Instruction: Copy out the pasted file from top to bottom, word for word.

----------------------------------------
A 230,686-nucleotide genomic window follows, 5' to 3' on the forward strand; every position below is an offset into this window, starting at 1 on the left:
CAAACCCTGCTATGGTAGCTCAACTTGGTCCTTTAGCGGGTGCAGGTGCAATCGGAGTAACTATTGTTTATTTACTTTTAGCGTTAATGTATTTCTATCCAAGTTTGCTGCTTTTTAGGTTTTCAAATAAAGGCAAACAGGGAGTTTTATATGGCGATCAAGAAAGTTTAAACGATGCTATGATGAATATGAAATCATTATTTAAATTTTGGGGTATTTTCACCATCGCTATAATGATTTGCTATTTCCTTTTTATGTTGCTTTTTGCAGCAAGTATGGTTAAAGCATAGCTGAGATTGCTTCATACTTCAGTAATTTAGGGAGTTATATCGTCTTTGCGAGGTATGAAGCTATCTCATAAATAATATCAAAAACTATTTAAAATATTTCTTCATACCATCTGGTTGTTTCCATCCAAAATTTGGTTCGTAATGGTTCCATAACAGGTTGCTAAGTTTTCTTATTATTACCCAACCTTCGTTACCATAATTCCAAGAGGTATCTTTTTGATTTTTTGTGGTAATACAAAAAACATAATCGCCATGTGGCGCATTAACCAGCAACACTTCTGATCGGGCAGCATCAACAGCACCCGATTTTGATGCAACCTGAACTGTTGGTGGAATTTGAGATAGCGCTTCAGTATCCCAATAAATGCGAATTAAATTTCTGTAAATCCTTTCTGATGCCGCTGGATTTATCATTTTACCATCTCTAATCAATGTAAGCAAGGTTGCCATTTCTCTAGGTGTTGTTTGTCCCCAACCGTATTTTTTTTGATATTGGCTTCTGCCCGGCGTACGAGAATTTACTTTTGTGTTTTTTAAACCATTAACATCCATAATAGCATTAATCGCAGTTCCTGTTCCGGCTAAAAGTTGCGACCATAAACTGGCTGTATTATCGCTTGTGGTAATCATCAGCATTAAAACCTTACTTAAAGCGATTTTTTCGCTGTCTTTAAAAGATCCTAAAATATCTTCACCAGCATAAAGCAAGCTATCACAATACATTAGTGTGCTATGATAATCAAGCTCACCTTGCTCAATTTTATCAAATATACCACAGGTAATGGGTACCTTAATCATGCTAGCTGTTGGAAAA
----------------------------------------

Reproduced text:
A 230,686-nucleotide genomic window follows, 5' to 3' on the forward strand; every position below is an offset into this window, starting at 1 on the left:
CAAACCCTGCTATGGTAGCTCAACTTGGTCCTTTAGCGGGTGCAGGTGCAATCGGAGTAACTATTGTTTATTTACTTTTAGCGTTAATGTATTTCTATCCAAGTTTGCTGCTTTTTAGGTTTTCAAATAAAGGCAAACAGGGAGTTTTATATGGCGATCAAGAAAGTTTAAACGATGCTATGATGAATATGAAATCATTATTTAAATTTTGGGGTATTTTCACCATCGCTATAATGATTTGCTATTTCCTTTTTATGTTGCTTTTTGCAGCAAGTATGGTTAAAGCATAGCTGAGATTGCTTCATACTTCAGTAATTTAGGGAGTTATATCGTCTTTGCGAGGTATGAAGCTATCTCATAAATAATATCAAAAACTATTTAAAATATTTCTTCATACCATCTGGTTGTTTCCATCCAAAATTTGGTTCGTAATGGTTCCATAACAGGTTGCTAAGTTTTCTTATTATTACCCAACCTTCGTTACCATAATTCCAAGAGGTATCTTTTTGATTTTTTGTGGTAATACAAAAAACATAATCGCCATGTGGCGCATTAACCAGCAACACTTCTGATCGGGCAGCATCAACAGCACCCGATTTTGATGCAACCTGAACTGTTGGTGGAATTTGAGATAGCGCTTCAGTATCCCAATAAATGCGAATTAAATTTCTGTAAATCCTTTCTGATGCCGCTGGATTTATCATTTTACCATCTCTAATCAATGTAAGCAAGGTTGCCATTTCTCTAGGTGTTGTTTGTCCCCAACCGTATTTTTTTTGATATTGGCTTCTGCCCGGCGTACGAGAATTTACTTTTGTGTTTTTTAAACCATTAACATCCATAATAGCATTAATCGCAGTTCCTGTTCCGGCTAAAAGTTGCGACCATAAACTGGCTGTATTATCGCTTGTGGTAATCATCAGCATTAAAACCTTACTTAAAGCGATTTTTTCGCTGTCTTTAAAAGATCCTAAAATATCTTCACCAGCATAAAGCAAGCTATCACAATACATTAGTGTGCTATGATAATCAAGCTCACCTTGCTCAATTTTATCAAATATACCACAGGTAATGGGTACCTTAATCATGCTAGCTGTTGGAAAA